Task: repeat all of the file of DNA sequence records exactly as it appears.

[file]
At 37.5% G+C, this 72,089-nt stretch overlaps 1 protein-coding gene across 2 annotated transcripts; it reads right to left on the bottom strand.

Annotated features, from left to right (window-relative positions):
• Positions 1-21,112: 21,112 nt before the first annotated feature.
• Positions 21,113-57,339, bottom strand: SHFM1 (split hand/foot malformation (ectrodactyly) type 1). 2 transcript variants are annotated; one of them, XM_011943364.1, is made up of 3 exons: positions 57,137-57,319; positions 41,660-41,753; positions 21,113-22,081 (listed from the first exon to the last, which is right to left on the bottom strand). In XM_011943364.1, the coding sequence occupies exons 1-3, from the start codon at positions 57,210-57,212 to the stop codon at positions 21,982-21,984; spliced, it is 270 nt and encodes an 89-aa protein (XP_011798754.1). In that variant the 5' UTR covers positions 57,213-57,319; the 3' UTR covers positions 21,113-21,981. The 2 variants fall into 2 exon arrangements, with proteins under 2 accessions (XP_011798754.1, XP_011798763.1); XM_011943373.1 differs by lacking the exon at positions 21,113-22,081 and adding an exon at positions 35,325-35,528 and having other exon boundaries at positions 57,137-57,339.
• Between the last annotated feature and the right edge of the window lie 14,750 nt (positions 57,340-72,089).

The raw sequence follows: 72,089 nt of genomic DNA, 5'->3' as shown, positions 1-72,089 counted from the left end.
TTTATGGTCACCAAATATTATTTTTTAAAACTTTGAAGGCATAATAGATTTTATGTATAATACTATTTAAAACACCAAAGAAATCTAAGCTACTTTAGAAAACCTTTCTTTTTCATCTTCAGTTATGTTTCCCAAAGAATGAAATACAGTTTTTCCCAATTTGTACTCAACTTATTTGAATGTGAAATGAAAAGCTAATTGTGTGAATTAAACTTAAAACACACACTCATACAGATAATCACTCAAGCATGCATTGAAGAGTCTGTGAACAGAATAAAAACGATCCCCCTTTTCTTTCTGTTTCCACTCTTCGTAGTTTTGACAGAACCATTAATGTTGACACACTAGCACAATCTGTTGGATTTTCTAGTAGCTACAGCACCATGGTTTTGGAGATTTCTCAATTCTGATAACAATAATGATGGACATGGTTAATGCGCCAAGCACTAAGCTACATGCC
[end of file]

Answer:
At 37.5% G+C, this 72,089-nt stretch overlaps 1 protein-coding gene across 2 annotated transcripts; it reads right to left on the bottom strand.

Annotated features, from left to right (window-relative positions):
• Positions 1-21,112: 21,112 nt before the first annotated feature.
• Positions 21,113-57,339, bottom strand: SHFM1 (split hand/foot malformation (ectrodactyly) type 1). 2 transcript variants are annotated; one of them, XM_011943364.1, is made up of 3 exons: positions 57,137-57,319; positions 41,660-41,753; positions 21,113-22,081 (listed from the first exon to the last, which is right to left on the bottom strand). In XM_011943364.1, the coding sequence occupies exons 1-3, from the start codon at positions 57,210-57,212 to the stop codon at positions 21,982-21,984; spliced, it is 270 nt and encodes an 89-aa protein (XP_011798754.1). In that variant the 5' UTR covers positions 57,213-57,319; the 3' UTR covers positions 21,113-21,981. The 2 variants fall into 2 exon arrangements, with proteins under 2 accessions (XP_011798754.1, XP_011798763.1); XM_011943373.1 differs by lacking the exon at positions 21,113-22,081 and adding an exon at positions 35,325-35,528 and having other exon boundaries at positions 57,137-57,339.
• Between the last annotated feature and the right edge of the window lie 14,750 nt (positions 57,340-72,089).

The raw sequence follows: 72,089 nt of genomic DNA, 5'->3' as shown, positions 1-72,089 counted from the left end.
TTTATGGTCACCAAATATTATTTTTTAAAACTTTGAAGGCATAATAGATTTTATGTATAATACTATTTAAAACACCAAAGAAATCTAAGCTACTTTAGAAAACCTTTCTTTTTCATCTTCAGTTATGTTTCCCAAAGAATGAAATACAGTTTTTCCCAATTTGTACTCAACTTATTTGAATGTGAAATGAAAAGCTAATTGTGTGAATTAAACTTAAAACACACACTCATACAGATAATCACTCAAGCATGCATTGAAGAGTCTGTGAACAGAATAAAAACGATCCCCCTTTTCTTTCTGTTTCCACTCTTCGTAGTTTTGACAGAACCATTAATGTTGACACACTAGCACAATCTGTTGGATTTTCTAGTAGCTACAGCACCATGGTTTTGGAGATTTCTCAATTCTGATAACAATAATGATGGACATGGTTAATGCGCCAAGCACTAAGCTACATGCC